There are films that are bad and those that are terrible. The first can be tolerated, but the latter, need to be avoided like a disease. “Dam 999″, that upholds everything from superstition to Brahminical supremacy and racism, is one such film.
A rickety dam threatens millions of life even as a corrupt major ignores it. A young man who returns to his ayurvedic healer father to help cure his son, falls in love with his childhood sweetheart but theirs is a love destined for failure as every expression of their love leads to disaster.
At the face of it “Dam 999″ looks like a film made to sell India and concept of ayurveda and karma to spirituality-hungry foreigners.
The movie upholds sinister stereotypes. First of all it preaches superstition and intolerance. While the world is moving towards the idea of every man in charge of his destiny, using unintelligible karmic mumbo-jumbo, “Dam 999″ claims that every man is actually a slave to his fate and it’s hence useless to fight it.
What is the director trying to say here – that an oppressed man stays oppressed, that those struggling should not try to better the lives of their families and communities?
In showing a Brahmin with the ability to see and alter destinies it plays to the racist gallery once again. Further accusation of racism can be levied when it picks a dark coloured man, Ashish Vidyarthi, to play the ruthless mayor, the only villain in the film.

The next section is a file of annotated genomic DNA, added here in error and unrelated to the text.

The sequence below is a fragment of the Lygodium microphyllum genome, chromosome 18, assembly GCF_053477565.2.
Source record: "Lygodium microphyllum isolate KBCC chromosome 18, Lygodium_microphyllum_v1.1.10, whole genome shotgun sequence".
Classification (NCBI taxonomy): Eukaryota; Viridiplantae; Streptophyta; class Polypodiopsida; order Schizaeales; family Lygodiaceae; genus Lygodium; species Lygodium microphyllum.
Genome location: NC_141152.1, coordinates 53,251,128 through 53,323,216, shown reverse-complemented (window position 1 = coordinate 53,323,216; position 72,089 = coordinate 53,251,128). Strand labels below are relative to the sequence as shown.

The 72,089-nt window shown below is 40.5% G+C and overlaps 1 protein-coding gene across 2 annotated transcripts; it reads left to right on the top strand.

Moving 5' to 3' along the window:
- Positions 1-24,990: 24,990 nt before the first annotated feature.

“Dam-999″ is also an anti-disabled film. It shows a wheel-chair bound person miraculously cured in no time by ayurveda. This does two things, show ayurveda to be a magic pill and secondly inspire parents to reject their disabled kids further, obsessed as they are anyways with finding cure for their children’s ‘abnormality’.
Yet, the film could have made a statement against man’s insane desire to control nature. Though it tries, it was so muted and blurred that it actually does disservice to the possible cause.
Good direction, actors and attention to detail could have salvaged the film. Sadly it manages to find the worst actors to play their individual parts.
Vimala Raman who plays Meera, a ayurvedic doctor who has never been abroad, has an anglicized English ascent, while Joshua Fredric Smith has such a terribly accented and uncontrolled English diction that it is hard to understand what he is saying most of the time.
The usually brilliant Rajit Kapur is also unconvincing as a South Indian. Ashish Vidyarthi, however, does a good job as a barbaric mayor. The special effects and 3D isn’t comment worthy either.
Director Sohan Roy is a multimillionaire businessman. Perhaps it is his megalomania, where those he hired wouldn’t tell him what was wrong, that ensures that the film receives a quick watery grave.
In the end, the only thing damned in this dam-burst of mediocrity, is the film itself. It is indeed a shame that Warner Bros. couldn’t find anything better to promote than this ‘damned’ film. Other talented directors would suffer due to this.